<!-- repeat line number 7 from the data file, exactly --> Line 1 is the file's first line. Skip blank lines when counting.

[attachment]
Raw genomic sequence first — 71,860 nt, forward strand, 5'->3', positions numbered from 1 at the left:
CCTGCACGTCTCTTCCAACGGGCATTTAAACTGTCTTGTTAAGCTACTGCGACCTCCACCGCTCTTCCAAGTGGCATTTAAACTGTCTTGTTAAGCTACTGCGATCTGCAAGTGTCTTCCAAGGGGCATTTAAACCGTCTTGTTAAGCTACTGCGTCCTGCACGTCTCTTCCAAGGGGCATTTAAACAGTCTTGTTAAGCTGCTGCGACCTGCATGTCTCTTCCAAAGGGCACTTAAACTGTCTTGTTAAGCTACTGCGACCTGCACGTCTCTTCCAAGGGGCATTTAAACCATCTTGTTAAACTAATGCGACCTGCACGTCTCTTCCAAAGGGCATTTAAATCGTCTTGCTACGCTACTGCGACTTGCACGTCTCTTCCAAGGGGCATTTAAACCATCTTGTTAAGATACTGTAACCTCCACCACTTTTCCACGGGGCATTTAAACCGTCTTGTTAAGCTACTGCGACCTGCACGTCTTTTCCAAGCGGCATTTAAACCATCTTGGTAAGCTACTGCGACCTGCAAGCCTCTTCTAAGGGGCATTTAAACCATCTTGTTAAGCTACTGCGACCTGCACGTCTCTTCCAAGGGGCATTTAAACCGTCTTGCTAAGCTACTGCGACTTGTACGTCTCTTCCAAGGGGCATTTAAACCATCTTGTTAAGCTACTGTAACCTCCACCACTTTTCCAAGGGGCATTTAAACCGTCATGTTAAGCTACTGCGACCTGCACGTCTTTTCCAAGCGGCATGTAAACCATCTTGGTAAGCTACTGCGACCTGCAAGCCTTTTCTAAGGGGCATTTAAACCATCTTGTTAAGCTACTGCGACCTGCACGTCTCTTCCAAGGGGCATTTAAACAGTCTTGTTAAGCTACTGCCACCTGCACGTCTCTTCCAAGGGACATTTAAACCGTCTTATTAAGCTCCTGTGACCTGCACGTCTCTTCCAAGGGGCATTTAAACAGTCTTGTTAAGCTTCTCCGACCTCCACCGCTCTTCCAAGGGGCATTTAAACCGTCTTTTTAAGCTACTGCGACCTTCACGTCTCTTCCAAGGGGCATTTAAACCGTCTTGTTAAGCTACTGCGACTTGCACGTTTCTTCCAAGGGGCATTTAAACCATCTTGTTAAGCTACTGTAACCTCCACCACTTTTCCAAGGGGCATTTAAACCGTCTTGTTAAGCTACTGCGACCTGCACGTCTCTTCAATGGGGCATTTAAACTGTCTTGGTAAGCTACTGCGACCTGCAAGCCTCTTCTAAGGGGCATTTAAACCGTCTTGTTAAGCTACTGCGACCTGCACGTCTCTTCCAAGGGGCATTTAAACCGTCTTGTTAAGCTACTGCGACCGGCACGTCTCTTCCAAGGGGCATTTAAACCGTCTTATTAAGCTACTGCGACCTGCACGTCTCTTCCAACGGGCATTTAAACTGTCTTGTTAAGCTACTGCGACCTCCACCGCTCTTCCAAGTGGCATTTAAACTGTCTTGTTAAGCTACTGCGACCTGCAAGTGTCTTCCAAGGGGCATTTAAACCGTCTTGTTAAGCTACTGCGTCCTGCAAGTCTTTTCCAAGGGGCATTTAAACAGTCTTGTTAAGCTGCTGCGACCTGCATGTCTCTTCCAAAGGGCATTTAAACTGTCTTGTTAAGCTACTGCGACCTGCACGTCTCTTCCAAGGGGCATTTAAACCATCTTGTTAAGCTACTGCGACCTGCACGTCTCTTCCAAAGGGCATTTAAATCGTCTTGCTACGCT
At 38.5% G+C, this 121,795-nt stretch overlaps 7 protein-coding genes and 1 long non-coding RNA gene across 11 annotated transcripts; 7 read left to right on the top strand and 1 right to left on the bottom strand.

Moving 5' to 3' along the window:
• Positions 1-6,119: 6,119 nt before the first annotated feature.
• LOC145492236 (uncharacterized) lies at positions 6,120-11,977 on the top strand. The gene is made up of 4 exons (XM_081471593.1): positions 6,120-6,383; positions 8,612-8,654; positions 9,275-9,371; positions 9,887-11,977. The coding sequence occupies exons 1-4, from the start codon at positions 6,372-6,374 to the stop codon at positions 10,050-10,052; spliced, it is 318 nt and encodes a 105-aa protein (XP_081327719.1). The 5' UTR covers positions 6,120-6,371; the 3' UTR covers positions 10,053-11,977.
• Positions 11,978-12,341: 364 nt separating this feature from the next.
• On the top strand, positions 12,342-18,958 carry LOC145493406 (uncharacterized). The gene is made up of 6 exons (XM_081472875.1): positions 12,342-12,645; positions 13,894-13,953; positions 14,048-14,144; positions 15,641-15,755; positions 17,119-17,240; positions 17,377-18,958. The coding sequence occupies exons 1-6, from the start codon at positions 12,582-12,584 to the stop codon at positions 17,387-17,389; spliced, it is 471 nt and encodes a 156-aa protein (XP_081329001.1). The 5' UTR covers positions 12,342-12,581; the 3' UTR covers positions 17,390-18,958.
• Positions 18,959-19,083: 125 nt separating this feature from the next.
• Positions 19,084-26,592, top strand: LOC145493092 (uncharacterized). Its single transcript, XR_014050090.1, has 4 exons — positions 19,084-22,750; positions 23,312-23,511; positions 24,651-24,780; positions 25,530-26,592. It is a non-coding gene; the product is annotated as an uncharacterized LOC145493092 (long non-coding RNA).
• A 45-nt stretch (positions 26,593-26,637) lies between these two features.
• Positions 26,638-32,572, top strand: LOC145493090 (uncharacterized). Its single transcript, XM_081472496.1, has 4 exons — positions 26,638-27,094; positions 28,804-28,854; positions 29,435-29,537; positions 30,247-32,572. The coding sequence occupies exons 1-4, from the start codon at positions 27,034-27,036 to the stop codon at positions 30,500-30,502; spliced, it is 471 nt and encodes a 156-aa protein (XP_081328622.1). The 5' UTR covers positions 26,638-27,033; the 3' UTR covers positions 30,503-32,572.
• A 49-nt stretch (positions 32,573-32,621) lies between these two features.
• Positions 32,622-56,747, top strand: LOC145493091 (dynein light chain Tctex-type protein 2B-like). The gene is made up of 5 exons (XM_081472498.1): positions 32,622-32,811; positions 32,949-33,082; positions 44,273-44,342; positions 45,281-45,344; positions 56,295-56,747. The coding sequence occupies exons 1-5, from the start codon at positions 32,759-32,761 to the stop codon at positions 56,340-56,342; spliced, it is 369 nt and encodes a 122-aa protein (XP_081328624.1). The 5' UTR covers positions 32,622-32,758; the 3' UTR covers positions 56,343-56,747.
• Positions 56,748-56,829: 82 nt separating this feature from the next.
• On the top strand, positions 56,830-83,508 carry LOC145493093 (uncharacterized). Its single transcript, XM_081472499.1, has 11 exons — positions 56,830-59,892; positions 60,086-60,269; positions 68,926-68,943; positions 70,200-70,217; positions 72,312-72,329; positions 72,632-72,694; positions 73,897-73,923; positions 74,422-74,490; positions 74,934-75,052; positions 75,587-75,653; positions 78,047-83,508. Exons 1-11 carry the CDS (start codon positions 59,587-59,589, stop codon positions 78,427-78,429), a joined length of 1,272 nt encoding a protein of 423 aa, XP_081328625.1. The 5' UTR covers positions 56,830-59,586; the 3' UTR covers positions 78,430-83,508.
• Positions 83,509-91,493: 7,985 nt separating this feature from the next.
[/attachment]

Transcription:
• Positions 11,978-12,341: 364 nt separating this feature from the next.